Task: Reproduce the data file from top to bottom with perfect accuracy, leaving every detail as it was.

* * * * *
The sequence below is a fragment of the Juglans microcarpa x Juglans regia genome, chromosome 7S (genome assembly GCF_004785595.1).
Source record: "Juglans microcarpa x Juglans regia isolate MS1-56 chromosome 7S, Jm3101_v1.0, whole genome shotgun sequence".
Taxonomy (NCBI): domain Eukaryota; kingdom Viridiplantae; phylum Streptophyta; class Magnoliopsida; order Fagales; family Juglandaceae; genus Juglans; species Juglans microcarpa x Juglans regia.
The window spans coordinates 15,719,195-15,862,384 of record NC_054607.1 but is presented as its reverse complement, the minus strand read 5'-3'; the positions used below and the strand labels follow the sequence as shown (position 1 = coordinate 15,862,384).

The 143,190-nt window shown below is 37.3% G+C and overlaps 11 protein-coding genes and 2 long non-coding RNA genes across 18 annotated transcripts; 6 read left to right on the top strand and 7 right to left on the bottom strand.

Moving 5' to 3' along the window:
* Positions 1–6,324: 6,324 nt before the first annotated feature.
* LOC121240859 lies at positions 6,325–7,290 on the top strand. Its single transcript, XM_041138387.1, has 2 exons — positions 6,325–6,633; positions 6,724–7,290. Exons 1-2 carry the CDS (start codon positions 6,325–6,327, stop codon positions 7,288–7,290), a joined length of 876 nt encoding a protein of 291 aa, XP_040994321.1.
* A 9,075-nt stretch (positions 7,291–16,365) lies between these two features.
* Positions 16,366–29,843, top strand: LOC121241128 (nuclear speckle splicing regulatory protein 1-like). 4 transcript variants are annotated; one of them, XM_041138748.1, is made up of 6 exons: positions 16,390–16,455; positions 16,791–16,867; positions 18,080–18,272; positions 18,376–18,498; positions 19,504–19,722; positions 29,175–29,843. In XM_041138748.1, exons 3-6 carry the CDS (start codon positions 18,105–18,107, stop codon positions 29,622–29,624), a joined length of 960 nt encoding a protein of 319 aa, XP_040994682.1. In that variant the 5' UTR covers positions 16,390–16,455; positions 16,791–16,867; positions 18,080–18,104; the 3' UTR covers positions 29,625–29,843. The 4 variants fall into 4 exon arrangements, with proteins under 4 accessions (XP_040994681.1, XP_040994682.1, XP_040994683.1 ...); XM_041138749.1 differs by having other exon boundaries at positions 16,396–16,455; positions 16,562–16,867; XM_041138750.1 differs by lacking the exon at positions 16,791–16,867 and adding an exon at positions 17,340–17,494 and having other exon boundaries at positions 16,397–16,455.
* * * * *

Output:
The sequence below is a fragment of the Juglans microcarpa x Juglans regia genome, chromosome 7S (genome assembly GCF_004785595.1).
Source record: "Juglans microcarpa x Juglans regia isolate MS1-56 chromosome 7S, Jm3101_v1.0, whole genome shotgun sequence".
Taxonomy (NCBI): domain Eukaryota; kingdom Viridiplantae; phylum Streptophyta; class Magnoliopsida; order Fagales; family Juglandaceae; genus Juglans; species Juglans microcarpa x Juglans regia.
The window spans coordinates 15,719,195-15,862,384 of record NC_054607.1 but is presented as its reverse complement, the minus strand read 5'-3'; the positions used below and the strand labels follow the sequence as shown (position 1 = coordinate 15,862,384).

The 143,190-nt window shown below is 37.3% G+C and overlaps 11 protein-coding genes and 2 long non-coding RNA genes across 18 annotated transcripts; 6 read left to right on the top strand and 7 right to left on the bottom strand.

Moving 5' to 3' along the window:
* Positions 1–6,324: 6,324 nt before the first annotated feature.
* LOC121240859 lies at positions 6,325–7,290 on the top strand. Its single transcript, XM_041138387.1, has 2 exons — positions 6,325–6,633; positions 6,724–7,290. Exons 1-2 carry the CDS (start codon positions 6,325–6,327, stop codon positions 7,288–7,290), a joined length of 876 nt encoding a protein of 291 aa, XP_040994321.1.
* A 9,075-nt stretch (positions 7,291–16,365) lies between these two features.
* Positions 16,366–29,843, top strand: LOC121241128 (nuclear speckle splicing regulatory protein 1-like). 4 transcript variants are annotated; one of them, XM_041138748.1, is made up of 6 exons: positions 16,390–16,455; positions 16,791–16,867; positions 18,080–18,272; positions 18,376–18,498; positions 19,504–19,722; positions 29,175–29,843. In XM_041138748.1, exons 3-6 carry the CDS (start codon positions 18,105–18,107, stop codon positions 29,622–29,624), a joined length of 960 nt encoding a protein of 319 aa, XP_040994682.1. In that variant the 5' UTR covers positions 16,390–16,455; positions 16,791–16,867; positions 18,080–18,104; the 3' UTR covers positions 29,625–29,843. The 4 variants fall into 4 exon arrangements, with proteins under 4 accessions (XP_040994681.1, XP_040994682.1, XP_040994683.1 ...); XM_041138749.1 differs by having other exon boundaries at positions 16,396–16,455; positions 16,562–16,867; XM_041138750.1 differs by lacking the exon at positions 16,791–16,867 and adding an exon at positions 17,340–17,494 and having other exon boundaries at positions 16,397–16,455.